Eastern Oyster

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Project Description

Eastern Oyster

Crassostrea virginica

Range/Geographical Distribution: Maine to the Gulf of Mexico.  Introduced to the Hawaiian Islands.

Habitat: Intertidal and subtidal zones in brackish water estuaries and sounds.

Description: A variably-shaped bivalve that is gray/tan in color with unequal valves (shells).  The inside of each shell is white with a purple muscle scar.

Size: Can reach ten inches in length.

Food: Filter feeder; eats plankton.

Breeding: Sexual reproduction, spawns from late June to November. Females can produce up to 114 million eggs in a year. Larvae go through several planktonic stages before searching the substrate for a suitable place to setter. Larvae usually cement themselves to live or dead oyster or clam shells and then metamorphosize into a tiny oyster, called spat.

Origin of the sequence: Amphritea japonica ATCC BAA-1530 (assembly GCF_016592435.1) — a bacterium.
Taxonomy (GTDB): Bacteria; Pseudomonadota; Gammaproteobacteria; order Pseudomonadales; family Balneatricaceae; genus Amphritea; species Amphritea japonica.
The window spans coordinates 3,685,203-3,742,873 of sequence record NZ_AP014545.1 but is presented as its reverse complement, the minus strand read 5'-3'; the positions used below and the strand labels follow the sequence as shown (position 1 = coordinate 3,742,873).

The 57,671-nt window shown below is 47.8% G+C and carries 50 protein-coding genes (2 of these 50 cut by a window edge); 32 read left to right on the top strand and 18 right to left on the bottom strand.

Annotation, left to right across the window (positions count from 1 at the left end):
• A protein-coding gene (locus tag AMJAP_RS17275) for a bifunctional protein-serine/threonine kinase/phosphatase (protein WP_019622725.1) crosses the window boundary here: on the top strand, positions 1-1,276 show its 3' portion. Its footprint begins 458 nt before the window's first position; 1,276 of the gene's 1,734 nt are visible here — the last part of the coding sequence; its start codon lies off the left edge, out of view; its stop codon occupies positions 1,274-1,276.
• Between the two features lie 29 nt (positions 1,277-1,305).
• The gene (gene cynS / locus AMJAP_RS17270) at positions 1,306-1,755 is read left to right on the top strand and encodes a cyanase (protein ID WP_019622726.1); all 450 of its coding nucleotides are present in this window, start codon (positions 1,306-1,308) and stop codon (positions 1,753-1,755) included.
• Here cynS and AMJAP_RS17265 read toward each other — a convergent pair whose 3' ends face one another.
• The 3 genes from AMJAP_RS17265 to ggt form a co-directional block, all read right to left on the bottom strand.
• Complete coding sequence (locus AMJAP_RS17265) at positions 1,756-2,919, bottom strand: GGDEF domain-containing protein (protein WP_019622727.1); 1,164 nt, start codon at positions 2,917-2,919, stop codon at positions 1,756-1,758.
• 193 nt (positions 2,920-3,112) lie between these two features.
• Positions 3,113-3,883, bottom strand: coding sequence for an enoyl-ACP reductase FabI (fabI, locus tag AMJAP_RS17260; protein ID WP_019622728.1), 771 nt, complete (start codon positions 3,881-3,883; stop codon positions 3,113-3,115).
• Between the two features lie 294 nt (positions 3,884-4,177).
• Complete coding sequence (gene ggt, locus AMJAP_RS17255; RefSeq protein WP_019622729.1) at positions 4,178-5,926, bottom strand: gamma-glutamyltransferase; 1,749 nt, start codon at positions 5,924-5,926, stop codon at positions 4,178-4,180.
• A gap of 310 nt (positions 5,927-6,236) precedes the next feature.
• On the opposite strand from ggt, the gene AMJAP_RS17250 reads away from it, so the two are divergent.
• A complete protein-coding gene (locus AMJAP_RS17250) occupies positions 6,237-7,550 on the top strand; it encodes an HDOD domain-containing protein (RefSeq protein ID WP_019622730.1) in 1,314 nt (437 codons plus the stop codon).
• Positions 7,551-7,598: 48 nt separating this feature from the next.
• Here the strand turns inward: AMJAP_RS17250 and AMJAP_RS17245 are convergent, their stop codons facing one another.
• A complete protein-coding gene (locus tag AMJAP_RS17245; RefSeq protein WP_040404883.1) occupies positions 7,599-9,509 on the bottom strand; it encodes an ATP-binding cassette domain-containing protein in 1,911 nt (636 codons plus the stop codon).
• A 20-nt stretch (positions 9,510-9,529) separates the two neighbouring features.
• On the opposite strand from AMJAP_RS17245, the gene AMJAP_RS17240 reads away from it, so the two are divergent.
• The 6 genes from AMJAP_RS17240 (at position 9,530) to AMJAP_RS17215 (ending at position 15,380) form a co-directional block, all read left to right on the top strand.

Predators: Crabs and mollusks.

Conservation Status: Not evaluated by the IUCN list.

Interesting Facts: Oyster beds provide habitat for other organisms and serve as a water filter by removing particulates along with the plankton that they consume.  Oysters can live for 20 years but current populations are thought to be about 1% of the historic population.  Massive harvesting, disease, and polluted waters have contributed to the decline in numbers.

On the Coast: Oyster beds are visible in most Georgia estuaries during low tides.  These gray mounds are found along the edges of the marsh and are covered with water during high tide.  Oyster shells commonly wash up on the beaches as well.

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